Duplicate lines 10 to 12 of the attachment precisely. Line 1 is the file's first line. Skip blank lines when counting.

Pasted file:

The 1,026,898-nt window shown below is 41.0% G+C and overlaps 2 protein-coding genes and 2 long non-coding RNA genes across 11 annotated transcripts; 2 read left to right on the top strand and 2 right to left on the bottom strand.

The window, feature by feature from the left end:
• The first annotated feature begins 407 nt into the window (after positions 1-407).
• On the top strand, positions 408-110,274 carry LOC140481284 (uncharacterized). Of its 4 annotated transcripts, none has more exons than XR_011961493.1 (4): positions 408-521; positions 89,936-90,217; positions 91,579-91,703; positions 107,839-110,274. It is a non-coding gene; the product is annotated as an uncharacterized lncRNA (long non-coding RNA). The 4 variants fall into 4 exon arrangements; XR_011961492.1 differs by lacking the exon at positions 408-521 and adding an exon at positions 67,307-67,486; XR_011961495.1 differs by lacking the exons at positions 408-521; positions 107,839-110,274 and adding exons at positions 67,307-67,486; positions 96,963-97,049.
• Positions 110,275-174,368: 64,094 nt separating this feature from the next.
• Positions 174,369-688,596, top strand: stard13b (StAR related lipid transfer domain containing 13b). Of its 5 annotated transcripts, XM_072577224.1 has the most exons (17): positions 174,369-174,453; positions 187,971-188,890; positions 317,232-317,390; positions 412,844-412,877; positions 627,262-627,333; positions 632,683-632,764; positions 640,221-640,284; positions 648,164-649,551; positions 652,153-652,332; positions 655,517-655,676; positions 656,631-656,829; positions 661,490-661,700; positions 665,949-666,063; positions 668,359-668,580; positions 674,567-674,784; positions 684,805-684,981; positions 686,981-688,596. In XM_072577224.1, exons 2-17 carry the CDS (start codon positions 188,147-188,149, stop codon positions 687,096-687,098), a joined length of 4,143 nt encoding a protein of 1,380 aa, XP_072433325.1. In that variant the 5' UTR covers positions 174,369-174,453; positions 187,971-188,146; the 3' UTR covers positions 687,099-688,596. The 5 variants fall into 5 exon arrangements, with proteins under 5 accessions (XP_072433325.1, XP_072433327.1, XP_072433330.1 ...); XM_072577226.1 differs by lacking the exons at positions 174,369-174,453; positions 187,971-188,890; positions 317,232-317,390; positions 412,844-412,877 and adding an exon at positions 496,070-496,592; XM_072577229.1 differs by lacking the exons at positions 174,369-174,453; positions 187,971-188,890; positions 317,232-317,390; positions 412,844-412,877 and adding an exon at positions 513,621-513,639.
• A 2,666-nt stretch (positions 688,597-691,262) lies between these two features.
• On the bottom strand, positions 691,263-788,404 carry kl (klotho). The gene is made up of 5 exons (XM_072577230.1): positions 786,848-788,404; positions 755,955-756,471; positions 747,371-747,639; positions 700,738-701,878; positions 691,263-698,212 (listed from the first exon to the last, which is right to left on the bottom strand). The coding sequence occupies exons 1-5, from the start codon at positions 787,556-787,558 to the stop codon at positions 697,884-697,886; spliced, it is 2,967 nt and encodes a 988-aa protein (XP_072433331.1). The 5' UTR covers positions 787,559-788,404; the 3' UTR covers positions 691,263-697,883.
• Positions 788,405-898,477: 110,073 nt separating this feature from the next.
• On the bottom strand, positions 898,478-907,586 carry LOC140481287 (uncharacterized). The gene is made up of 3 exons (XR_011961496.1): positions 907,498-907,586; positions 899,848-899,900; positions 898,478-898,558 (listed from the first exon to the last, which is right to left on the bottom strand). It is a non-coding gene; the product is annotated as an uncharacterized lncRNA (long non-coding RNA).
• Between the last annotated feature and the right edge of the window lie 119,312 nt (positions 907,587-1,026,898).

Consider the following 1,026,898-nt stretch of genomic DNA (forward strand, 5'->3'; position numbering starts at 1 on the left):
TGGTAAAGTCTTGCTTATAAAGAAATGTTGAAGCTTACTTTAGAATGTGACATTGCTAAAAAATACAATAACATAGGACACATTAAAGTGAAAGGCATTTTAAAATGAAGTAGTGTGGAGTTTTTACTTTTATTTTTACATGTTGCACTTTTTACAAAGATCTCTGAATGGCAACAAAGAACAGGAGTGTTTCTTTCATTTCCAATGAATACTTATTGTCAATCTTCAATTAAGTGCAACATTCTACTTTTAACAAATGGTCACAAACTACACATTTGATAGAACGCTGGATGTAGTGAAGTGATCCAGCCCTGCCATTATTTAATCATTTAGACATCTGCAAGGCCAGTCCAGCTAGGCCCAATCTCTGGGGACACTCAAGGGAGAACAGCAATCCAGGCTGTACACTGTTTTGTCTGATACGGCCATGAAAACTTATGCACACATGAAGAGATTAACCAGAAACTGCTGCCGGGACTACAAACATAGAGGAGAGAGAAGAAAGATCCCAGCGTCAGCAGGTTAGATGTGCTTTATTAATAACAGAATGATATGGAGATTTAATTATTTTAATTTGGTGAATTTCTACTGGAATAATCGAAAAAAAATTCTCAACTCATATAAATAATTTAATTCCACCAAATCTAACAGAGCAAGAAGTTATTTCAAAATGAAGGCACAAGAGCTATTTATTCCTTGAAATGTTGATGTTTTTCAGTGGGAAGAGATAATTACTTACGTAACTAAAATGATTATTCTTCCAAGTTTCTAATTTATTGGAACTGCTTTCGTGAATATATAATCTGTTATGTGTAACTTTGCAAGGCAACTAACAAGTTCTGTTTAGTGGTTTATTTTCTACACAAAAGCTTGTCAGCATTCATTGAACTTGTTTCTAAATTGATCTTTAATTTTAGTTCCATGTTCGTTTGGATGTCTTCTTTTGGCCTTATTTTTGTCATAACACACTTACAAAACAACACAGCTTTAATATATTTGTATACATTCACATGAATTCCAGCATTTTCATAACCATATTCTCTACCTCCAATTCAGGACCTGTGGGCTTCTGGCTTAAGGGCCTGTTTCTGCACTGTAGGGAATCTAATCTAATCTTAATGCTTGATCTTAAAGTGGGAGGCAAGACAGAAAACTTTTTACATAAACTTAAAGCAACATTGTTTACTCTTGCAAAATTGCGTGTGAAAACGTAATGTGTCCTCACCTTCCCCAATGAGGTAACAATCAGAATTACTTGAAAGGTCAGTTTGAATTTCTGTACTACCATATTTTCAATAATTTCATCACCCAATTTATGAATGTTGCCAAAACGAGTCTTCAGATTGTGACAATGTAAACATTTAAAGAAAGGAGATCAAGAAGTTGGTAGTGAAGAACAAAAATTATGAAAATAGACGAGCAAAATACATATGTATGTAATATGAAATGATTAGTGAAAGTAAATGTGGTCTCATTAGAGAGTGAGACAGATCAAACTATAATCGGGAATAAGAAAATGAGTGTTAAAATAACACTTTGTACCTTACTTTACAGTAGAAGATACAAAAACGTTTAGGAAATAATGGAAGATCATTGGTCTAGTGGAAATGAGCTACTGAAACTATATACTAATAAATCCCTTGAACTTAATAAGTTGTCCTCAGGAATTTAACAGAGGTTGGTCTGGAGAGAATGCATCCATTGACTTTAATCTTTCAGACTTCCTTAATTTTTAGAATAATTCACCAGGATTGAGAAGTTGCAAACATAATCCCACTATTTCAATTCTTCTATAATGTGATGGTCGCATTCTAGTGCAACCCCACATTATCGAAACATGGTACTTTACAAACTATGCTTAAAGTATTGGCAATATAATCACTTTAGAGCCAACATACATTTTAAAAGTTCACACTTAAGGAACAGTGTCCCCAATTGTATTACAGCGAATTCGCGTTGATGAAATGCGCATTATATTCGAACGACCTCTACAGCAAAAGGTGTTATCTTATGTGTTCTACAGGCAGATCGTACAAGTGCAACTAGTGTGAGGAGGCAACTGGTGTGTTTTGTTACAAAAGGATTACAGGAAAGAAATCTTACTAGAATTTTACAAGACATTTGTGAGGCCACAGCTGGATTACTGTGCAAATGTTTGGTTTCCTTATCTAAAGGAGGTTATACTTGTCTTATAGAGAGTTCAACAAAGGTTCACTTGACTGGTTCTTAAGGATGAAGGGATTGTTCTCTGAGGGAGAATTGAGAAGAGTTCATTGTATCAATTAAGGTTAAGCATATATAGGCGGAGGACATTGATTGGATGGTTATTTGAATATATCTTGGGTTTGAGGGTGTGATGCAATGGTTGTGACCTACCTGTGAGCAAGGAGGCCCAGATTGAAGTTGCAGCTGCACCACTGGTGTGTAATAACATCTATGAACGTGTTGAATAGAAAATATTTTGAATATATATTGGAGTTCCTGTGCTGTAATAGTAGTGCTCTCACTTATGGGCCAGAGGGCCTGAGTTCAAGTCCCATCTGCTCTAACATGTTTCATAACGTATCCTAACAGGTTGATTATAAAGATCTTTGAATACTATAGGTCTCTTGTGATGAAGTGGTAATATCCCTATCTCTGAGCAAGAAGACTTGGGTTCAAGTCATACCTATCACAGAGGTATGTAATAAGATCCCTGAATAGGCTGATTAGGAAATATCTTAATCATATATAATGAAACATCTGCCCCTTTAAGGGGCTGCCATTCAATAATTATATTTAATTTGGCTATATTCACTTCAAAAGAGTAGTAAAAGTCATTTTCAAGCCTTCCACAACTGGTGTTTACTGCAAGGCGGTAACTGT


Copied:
• On the bottom strand, positions 898,478-907,586 carry LOC140481287 (uncharacterized). The gene is made up of 3 exons (XR_011961496.1): positions 907,498-907,586; positions 899,848-899,900; positions 898,478-898,558 (listed from the first exon to the last, which is right to left on the bottom strand). It is a non-coding gene; the product is annotated as an uncharacterized lncRNA (long non-coding RNA).
• Between the last annotated feature and the right edge of the window lie 119,312 nt (positions 907,587-1,026,898).

Consider the following 1,026,898-nt stretch of genomic DNA (forward strand, 5'->3'; position numbering starts at 1 on the left):